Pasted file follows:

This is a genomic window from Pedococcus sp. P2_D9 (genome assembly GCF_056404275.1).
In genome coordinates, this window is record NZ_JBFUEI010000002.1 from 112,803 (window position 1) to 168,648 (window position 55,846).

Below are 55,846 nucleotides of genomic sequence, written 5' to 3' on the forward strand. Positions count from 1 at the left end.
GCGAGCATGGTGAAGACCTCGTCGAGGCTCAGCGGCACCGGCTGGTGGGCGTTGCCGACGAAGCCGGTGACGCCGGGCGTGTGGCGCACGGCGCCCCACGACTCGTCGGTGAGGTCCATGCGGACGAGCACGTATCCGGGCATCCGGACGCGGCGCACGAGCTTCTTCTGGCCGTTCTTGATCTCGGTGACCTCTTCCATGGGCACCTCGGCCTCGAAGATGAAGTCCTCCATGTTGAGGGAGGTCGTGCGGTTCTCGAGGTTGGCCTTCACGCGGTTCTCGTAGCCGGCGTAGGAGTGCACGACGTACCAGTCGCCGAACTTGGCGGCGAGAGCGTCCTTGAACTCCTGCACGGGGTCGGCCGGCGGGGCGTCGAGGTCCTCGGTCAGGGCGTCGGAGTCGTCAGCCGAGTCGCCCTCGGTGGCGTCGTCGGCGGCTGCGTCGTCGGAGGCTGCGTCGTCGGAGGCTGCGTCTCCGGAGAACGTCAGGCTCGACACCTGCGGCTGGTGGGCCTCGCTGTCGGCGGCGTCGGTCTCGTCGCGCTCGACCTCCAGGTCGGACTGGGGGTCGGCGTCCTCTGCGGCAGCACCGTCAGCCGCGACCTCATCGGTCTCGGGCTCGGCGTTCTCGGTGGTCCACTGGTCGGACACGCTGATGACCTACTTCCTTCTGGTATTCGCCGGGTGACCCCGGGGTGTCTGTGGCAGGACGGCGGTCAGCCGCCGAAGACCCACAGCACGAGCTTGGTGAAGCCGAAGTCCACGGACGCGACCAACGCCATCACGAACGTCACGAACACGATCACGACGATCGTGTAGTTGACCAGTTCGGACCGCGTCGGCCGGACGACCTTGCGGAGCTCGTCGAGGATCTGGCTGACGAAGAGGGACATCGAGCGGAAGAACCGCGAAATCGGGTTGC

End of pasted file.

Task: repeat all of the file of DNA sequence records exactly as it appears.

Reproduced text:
This is a genomic window from Pedococcus sp. P2_D9 (genome assembly GCF_056404275.1).
In genome coordinates, this window is record NZ_JBFUEI010000002.1 from 112,803 (window position 1) to 168,648 (window position 55,846).

Below are 55,846 nucleotides of genomic sequence, written 5' to 3' on the forward strand. Positions count from 1 at the left end.
GCGAGCATGGTGAAGACCTCGTCGAGGCTCAGCGGCACCGGCTGGTGGGCGTTGCCGACGAAGCCGGTGACGCCGGGCGTGTGGCGCACGGCGCCCCACGACTCGTCGGTGAGGTCCATGCGGACGAGCACGTATCCGGGCATCCGGACGCGGCGCACGAGCTTCTTCTGGCCGTTCTTGATCTCGGTGACCTCTTCCATGGGCACCTCGGCCTCGAAGATGAAGTCCTCCATGTTGAGGGAGGTCGTGCGGTTCTCGAGGTTGGCCTTCACGCGGTTCTCGTAGCCGGCGTAGGAGTGCACGACGTACCAGTCGCCGAACTTGGCGGCGAGAGCGTCCTTGAACTCCTGCACGGGGTCGGCCGGCGGGGCGTCGAGGTCCTCGGTCAGGGCGTCGGAGTCGTCAGCCGAGTCGCCCTCGGTGGCGTCGTCGGCGGCTGCGTCGTCGGAGGCTGCGTCGTCGGAGGCTGCGTCTCCGGAGAACGTCAGGCTCGACACCTGCGGCTGGTGGGCCTCGCTGTCGGCGGCGTCGGTCTCGTCGCGCTCGACCTCCAGGTCGGACTGGGGGTCGGCGTCCTCTGCGGCAGCACCGTCAGCCGCGACCTCATCGGTCTCGGGCTCGGCGTTCTCGGTGGTCCACTGGTCGGACACGCTGATGACCTACTTCCTTCTGGTATTCGCCGGGTGACCCCGGGGTGTCTGTGGCAGGACGGCGGTCAGCCGCCGAAGACCCACAGCACGAGCTTGGTGAAGCCGAAGTCCACGGACGCGACCAACGCCATCACGAACGTCACGAACACGATCACGACGATCGTGTAGTTGACCAGTTCGGACCGCGTCGGCCGGACGACCTTGCGGAGCTCGTCGAGGATCTGGCTGACGAAGAGGGACATCGAGCGGAAGAACCGCGAAATCGGGTTGC